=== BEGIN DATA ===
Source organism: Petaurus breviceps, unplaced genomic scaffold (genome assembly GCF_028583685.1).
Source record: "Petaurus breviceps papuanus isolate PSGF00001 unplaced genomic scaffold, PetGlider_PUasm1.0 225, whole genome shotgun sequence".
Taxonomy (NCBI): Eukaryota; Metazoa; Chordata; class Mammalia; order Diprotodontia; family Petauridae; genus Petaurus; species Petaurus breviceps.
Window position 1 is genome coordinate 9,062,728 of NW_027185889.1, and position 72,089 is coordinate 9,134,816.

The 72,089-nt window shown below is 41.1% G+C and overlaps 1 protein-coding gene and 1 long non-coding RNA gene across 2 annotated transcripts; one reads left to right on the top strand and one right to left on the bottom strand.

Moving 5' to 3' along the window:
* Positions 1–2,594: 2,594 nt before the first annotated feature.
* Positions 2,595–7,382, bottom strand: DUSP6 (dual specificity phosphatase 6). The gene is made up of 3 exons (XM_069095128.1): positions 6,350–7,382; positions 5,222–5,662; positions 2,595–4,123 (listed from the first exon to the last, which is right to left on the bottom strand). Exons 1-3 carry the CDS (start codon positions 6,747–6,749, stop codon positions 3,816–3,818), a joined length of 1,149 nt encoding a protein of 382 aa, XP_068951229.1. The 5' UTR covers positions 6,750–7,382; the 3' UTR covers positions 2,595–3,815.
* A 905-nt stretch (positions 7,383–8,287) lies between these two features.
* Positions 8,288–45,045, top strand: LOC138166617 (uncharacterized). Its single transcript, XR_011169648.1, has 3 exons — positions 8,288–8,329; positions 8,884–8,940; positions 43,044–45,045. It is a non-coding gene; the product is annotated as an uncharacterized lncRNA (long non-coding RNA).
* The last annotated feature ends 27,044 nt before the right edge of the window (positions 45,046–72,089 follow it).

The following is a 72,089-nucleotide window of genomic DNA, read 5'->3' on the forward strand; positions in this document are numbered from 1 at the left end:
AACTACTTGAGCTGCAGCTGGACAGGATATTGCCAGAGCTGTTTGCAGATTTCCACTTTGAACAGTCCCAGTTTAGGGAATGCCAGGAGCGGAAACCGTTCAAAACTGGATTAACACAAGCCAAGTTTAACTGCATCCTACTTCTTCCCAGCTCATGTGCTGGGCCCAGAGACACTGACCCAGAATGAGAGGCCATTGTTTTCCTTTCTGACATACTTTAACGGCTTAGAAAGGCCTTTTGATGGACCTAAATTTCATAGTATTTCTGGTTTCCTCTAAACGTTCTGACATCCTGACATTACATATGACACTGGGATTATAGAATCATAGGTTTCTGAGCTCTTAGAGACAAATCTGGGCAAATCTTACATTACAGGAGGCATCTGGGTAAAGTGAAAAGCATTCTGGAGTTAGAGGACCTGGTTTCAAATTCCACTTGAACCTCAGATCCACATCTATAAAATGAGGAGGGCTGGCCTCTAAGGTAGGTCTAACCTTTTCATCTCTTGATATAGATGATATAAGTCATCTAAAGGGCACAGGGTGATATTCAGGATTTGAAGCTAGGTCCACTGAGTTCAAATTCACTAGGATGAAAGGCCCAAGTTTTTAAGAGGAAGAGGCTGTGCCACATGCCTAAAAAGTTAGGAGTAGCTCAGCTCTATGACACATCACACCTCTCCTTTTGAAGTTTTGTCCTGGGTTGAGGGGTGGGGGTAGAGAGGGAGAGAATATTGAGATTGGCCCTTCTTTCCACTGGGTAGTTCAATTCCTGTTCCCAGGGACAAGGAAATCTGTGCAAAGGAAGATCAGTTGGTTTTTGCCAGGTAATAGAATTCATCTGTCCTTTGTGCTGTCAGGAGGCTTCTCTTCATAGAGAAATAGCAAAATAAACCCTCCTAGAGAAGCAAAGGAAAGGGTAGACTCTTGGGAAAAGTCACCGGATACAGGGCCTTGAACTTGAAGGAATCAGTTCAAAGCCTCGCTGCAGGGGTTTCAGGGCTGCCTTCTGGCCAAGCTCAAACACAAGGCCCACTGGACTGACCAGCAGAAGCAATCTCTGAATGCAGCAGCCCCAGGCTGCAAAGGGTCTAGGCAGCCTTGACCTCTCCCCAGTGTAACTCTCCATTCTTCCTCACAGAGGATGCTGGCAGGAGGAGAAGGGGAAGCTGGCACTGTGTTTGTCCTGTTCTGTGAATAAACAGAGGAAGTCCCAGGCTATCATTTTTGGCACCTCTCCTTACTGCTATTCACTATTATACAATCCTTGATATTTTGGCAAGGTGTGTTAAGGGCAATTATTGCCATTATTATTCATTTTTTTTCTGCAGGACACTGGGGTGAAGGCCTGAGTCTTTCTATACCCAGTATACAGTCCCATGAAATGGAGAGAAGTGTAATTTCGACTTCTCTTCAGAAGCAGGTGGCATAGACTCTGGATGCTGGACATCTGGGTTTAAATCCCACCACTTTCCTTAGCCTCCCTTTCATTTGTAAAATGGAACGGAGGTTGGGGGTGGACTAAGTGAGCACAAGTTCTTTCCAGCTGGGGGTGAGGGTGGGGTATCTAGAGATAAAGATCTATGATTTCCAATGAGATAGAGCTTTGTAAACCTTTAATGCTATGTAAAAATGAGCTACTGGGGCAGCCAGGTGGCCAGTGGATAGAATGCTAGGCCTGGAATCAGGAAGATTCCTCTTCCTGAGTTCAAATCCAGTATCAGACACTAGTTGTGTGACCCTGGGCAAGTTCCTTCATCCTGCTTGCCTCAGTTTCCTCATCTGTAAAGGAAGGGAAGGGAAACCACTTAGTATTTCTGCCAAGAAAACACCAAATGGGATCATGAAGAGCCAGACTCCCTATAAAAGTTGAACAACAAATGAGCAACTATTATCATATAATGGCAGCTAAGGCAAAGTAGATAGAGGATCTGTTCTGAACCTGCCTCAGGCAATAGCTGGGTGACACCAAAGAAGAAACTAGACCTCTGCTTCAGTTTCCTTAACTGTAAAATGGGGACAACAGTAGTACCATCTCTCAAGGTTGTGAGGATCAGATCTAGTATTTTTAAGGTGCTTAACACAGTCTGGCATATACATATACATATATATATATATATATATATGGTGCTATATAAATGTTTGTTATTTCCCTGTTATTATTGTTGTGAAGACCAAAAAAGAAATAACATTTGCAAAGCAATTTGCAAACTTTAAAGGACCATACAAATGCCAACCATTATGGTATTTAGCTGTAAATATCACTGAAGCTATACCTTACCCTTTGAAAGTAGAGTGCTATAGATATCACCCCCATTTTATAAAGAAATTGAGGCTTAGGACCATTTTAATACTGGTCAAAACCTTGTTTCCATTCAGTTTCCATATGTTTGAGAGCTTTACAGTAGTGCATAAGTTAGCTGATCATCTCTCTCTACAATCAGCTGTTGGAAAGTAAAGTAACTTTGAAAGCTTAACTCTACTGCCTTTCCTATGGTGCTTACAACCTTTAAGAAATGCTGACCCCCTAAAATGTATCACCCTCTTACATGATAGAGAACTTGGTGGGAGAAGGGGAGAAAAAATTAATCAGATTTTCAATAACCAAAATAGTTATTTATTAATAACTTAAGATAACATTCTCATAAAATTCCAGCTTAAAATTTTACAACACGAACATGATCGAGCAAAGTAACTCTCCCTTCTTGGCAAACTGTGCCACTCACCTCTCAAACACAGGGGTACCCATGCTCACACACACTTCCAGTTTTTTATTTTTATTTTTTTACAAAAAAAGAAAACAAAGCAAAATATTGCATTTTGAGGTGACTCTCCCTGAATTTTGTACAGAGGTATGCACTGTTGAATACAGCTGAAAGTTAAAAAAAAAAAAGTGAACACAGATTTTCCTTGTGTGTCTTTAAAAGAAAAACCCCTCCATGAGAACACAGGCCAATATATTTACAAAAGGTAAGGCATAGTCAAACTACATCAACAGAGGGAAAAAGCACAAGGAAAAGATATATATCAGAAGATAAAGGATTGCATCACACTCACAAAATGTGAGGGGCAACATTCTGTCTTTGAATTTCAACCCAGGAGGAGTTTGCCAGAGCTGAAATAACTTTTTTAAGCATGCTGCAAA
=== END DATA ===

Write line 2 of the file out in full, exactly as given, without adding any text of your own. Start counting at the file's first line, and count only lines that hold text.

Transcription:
Source record: "Petaurus breviceps papuanus isolate PSGF00001 unplaced genomic scaffold, PetGlider_PUasm1.0 225, whole genome shotgun sequence".